Proposed striped bass regulations draw mixed reaction
On Aug. 29, I attended the Atlantic States Marine Fisheries Commission striped bass public hearing in Dover. It began at 6 p.m. and by my count there were 13 members of the public in attendance.
The representative from ASMFC presented a summary as to why further restrictions were required on striped bass. This is due to the fact that the spawning stock biomass (large females) has fallen below the level that the scientists believe is needed to sustain the stock. Also, the entire striped bass population is overfished and overfishing is occurring. Therefore, action must be taken to stop the overfishing and restore the striped bass spawning stock biomass in the shortest amount of time.
Three options were presented for public comment. Option 1: Status quo. Take no action and keep the current regulations in place. Option 2: Place an 18 percent reduction on the commercial quota and an 18 percent reduction on the recreational catch. Option 3: Place a 1.8 percent reduction on the commercial quota and a 20 percent reduction on the recreational catch.
A show of hands was asked for as each option was called to a vote. Option 1 received seven votes. Option 2 received one vote. Option 3 received one vote.
Several members of the audience spoke in favor of Option 1. The general comment was there are plenty of striped bass in the ocean and bay, and there is no need to further restrict the catch.
One audience member, a representative of the Saltwater Guides Association, spoke in favor of Option 2.
One audience member spoke in favor of Option 3.
If you didn’t attend this meeting and would like to comment on the three options, you can email email@example.com, subject: Striped Bass Draft Addendum VI. The comment period will close Monday, Oct. 7.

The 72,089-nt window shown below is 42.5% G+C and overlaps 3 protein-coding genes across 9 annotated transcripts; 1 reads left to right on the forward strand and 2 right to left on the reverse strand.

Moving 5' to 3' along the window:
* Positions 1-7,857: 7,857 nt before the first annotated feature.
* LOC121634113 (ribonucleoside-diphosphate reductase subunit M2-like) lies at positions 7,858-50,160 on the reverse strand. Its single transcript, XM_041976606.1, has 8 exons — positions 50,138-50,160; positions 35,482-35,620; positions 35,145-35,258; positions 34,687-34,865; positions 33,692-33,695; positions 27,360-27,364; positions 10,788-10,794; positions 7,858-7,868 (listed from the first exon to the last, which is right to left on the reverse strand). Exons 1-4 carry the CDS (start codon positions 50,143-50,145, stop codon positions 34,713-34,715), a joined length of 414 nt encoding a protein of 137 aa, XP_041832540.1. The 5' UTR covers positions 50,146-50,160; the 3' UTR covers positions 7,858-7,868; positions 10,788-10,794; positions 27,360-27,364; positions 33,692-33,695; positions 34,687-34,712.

The ASMFC will decide on one of the three options at its October meeting, and the states will have until November to submit a plan that adheres to that option. The new regulations will go into effect Jan. 1, 2020.
Managing striped bass makes herding cats look easy. I first became interested in the subject in the early 1970s, and then in 1978, I represented Delaware’s recreational fishermen on the State-Federal Striped Bass Management Board. This board met at various locations for several years trying to come up with a solution to the declining striped bass stock. Each state had its own solution, and that involved punishing the other states while leaving their puny regulations intact.
As an example, Virginia had an obviously dead or injured regulation that said if a fish was obviously dead or injured, the fisherman could retain it. If the fish was caught by a hook, it was injured. If it was caught in a net, it was injured. In other words, every fish that was caught could be kept.
The other problem was there was no way for the Atlantic States Marine Fisheries Commission to enforce the regulations. Finally, Sen. Chafee from Rhode Island introduced a bill to make the states enforce ASMFC rules or have a moratorium placed on that species in that state.
After all of this, it took Gov. Harry Hughes from Maryland to step up and place a moratorium on striped bass that was quickly followed by Delaware and then by all the other states in the ASMFC.
That was a long time ago. Today we find ourselves back where we started with an overfished stock. It would appear that Delaware recreational fishermen have little interest in striped bass, while the commercial fishermen believe there are plenty of stripers in the water. As Yogi Berra said, “It’s deja vu all over again.”
As this is written, we await the arrival of the remnants of Hurricane Dorian. The latest forecast has it passing well offshore and that’s a good thing, but it will still kick up some big seas and stir up the bottom.
Before the storm, fishing was good. Sea bass and dolphin were caught from the inshore ocean with flounder catches still a bit off. The inshore reef sites saw some of this action, but the Del-Jersey-Land was a better bet. The inshore lumps saw wahoo and a few tuna.
Offshore, the marlin bite remained hot. Multilabel releases of blue and white marlin were made along with some big dolphin for the box. Daytime swordfish catches were very good for those who have mastered this technique.
The surf saw kings, spot, blues and a few pompano caught on bloodworms or FishBite bloodworms. Indian River Inlet had some interesting visitors. King mackerel showed up with the bluefish, and kingfish were caught along with croakers and spot.